Refurbishing Returns

If a product has been damaged in any way, it will need to go through some minor repairs before it can be sold again. After that, the company can sell the products again as “like new” or at a very low price. For example, the Indian furniture company Urban Ladder sells slightly damaged or used items on a separate website at very low prices.

Salvaging Returns

For products that can’t be sold as new, salvaging often entails bringing them back to a usable condition so they can be sold as used items.

Donating Returns 

If the supplier can’t use the goods, they can also be given to a charity.

Return Recycling 

Products that are broken or worn out may still have value. They may be unfit for use, but they can be broken down for parts and used in another form or sold for scrap.

Recall Returns

When things go wrong, you can see how important reverse logistics is. Sometimes, a business will ask a customer to return a product because of safety concerns or technical problems. This is called a recall. Here, they can check the products for problems and fix them, send out a warning, or give refunds for goods that are broken.

Reverse Logistics Strategies

Stick return labels on your products

Reverse logistics is easier when you label each product. This will simplify work management. This will also make your customers happier and let you work without making mistakes.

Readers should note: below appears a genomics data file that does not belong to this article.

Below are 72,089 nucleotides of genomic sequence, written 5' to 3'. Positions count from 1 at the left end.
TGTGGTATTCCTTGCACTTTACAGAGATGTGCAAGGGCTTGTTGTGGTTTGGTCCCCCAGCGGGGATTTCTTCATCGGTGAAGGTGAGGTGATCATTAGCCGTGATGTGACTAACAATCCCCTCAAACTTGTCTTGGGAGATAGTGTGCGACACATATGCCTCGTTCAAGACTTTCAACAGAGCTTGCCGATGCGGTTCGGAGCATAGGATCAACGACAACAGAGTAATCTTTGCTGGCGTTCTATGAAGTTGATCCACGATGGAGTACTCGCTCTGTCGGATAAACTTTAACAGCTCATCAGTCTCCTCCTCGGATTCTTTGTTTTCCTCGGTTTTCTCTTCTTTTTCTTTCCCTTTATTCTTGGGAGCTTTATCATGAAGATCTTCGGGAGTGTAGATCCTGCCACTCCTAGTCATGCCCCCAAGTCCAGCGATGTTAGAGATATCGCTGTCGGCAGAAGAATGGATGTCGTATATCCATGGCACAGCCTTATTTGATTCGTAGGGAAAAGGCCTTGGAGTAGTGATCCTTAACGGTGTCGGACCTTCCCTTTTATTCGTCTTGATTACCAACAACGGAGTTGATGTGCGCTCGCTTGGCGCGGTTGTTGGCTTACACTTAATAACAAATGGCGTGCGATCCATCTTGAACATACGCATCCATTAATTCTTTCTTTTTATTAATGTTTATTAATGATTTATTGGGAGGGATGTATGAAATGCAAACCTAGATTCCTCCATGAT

Use Bins to separate them

You can sort products by category and label them. This reduces errors and speeds up workflow. Scan restock boxes back to the warehouse correctly. Disposable tags should not be mixed with other tags when returning.

Categorize your boxes

Separate the items and put them in order of importance. Sort the list so that the most important returns are at the top. You can also keep them separate from the original so that they can be sorted quickly during the last step.

Using tough boxes

Make sure your packages are strong enough that they won’t break on the road. If you pack them right, there will be no chance that there will be damage to the product. Try to use thicker cardboard and bubble wraps that won’t tear to keep the product whole and in the right place.

Process data efficiently

A lot of e-commerce companies are looking for cheaper ways to resell products. Most of the time, people want companies that can process their data and inventory for a price they can afford. Hence, a lot of people outsource them to third-party logistics companies.

FAQ

What are the four pillars of logistics?

Scheduling, Traceability, Communications and Reporting are the four pillars of logistics.

What are the three main logistics objectives?

  1. Capital Reduction
  2. Cost Reduction
  3. Service Improvement

How much does Reverse Logistics cost?

Reverse Logistics is costlier than normal logistics as it includes more processes.

Can Reverse Logistics be outsourced?

Yes and outsourcing may also reduce the cost of reverse logistics.